Sunday, November 16, 2008

First Stop Liverpool, Next Stop America.

What an awesome experience it was to see and spend time at the Liverpool Docks. This is where my ancestors, the McBrides, boarded the Horizon Half Clipper and set off for the Boston Harbor across the Atlantic. At the nearby Maritime Museum, we learned the rough conditions that many emigrants had to endure for weeks and weeks out on the ocean. As for Heber McBride, who was about nine years old at the time, he described the voyage as "quick and full of good weather." Then again, he loved the sea. He even says in his journal that he was sad when they reached America because he did not want to leave the ship. Though the journey may have gone relatively smooth for the McBrides, the decision to go to America was not without sacrifice. Margaret was disowned by her family who wished never to see her again. They sold their comfortable home and auctioned off their possessions for the money to go. They took many risks in order to go to America to be with the Saints.

I was greatly touched by Sister Wimmer's devotional that she gave at the docks by the memorial that our church donated. She spoke of the tremendous desire these people had to go to America to be with the saints. There was nothing that they wanted more, and they risked so much to make that journey. "They wanted so badly to be in a community of saints in Zion and you are their dream," said Sister Wimmer. This made me very grateful for the sacrifices that these people made, and the incredible devotion that they had. Our group then sang "Come, Come Ye Saints, " and I think we were all very touched by the spirit as we sang there.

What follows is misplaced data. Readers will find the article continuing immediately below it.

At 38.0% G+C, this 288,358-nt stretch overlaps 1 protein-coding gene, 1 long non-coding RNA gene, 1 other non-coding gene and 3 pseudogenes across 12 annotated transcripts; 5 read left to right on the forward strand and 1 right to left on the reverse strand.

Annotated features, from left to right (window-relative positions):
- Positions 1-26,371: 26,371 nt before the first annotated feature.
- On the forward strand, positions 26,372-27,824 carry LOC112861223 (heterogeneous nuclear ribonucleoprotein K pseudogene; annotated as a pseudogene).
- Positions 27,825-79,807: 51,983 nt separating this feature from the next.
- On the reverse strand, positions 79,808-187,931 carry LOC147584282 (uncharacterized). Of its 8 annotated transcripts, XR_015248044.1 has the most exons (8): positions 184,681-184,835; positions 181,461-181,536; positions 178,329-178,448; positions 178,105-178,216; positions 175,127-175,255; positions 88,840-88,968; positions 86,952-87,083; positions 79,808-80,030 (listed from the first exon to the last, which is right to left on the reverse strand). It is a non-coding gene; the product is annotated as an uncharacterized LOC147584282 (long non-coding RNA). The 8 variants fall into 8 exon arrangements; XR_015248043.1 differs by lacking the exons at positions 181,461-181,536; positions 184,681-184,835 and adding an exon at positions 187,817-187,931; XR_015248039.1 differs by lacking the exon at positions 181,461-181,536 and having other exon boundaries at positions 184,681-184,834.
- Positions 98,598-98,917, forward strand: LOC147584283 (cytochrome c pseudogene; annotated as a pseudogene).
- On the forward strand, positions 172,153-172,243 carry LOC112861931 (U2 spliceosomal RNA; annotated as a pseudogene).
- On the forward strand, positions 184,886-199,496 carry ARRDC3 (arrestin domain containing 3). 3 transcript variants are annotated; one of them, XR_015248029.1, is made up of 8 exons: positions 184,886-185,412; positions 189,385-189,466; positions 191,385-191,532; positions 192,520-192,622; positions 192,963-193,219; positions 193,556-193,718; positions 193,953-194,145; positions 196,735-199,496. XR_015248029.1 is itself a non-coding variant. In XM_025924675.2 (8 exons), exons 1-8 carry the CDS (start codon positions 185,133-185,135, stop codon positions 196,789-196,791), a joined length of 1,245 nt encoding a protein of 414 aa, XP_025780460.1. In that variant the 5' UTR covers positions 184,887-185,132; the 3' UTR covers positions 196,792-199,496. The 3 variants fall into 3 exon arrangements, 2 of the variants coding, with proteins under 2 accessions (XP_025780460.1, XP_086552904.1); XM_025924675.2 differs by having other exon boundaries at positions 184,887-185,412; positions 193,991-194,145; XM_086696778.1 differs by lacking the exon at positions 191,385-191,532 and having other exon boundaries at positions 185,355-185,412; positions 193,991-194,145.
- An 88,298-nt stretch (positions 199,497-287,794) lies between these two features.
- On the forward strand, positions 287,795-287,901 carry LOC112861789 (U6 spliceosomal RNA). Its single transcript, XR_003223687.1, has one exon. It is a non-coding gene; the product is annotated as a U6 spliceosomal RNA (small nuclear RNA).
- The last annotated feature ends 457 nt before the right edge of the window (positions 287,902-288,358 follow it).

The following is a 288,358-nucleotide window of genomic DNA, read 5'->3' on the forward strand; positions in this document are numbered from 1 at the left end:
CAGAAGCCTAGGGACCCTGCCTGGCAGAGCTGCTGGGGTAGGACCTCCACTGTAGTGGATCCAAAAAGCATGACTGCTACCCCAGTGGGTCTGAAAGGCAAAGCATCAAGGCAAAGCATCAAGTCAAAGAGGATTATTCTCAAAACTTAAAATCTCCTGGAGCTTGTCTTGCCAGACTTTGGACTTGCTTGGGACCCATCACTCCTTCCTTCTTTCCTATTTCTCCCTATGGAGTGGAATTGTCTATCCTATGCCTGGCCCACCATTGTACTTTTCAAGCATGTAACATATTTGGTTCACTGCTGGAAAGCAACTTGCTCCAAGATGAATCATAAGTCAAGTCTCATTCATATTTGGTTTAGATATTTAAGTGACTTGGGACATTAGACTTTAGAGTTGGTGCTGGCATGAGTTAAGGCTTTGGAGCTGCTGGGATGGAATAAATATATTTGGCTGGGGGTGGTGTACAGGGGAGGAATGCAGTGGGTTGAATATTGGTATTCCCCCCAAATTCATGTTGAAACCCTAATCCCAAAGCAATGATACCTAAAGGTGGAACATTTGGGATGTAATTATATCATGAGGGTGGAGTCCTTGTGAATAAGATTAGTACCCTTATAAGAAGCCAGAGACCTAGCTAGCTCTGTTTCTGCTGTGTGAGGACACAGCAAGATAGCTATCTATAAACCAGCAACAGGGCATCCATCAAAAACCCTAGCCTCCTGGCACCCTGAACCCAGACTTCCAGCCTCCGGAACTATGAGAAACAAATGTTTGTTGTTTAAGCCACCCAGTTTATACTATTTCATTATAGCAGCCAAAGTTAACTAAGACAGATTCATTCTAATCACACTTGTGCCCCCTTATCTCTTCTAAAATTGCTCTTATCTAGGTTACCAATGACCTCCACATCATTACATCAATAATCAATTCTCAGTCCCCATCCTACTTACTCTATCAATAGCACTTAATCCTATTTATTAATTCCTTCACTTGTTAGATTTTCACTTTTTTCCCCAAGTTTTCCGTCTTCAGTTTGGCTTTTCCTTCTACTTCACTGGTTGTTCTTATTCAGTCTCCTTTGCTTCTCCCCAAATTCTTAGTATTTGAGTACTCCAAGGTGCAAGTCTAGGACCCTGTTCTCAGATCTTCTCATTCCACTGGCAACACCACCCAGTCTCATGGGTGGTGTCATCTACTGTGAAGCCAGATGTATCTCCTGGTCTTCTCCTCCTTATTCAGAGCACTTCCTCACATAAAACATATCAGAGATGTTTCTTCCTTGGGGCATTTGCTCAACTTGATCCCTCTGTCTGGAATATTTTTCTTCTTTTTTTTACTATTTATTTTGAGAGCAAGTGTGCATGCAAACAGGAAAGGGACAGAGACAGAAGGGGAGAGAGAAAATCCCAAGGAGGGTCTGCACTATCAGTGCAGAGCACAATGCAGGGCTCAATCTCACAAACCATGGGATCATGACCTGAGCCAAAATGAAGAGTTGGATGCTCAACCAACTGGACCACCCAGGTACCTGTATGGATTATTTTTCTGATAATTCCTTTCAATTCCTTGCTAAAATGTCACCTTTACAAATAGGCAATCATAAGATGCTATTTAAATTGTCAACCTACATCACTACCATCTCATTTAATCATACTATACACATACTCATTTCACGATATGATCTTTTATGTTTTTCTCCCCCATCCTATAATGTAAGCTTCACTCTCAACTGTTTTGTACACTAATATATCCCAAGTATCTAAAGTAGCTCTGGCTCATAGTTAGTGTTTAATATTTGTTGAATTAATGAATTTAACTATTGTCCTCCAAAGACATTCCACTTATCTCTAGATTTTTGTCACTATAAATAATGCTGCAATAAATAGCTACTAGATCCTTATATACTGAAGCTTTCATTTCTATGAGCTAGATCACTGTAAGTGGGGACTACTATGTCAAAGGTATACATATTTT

Come, come, ye saints, no toil nor labor fear;
But with joy wend your way.
Though hard to you this journey may appear,
Grace shall be as your day.
Tis better far for us to strive our useless cares from us to drive;
Do this, and joy your hearts will swell -
All is well! All is well!

And should we die before our journey's through,
Happy day! All is well!
We then are free from toil and sorrow, too;
With the just we shall dwell!
But if our lives are spared again to see the Saints their rest obtain,
Oh, how we'll make this chorus swell-
All is well! All is well!

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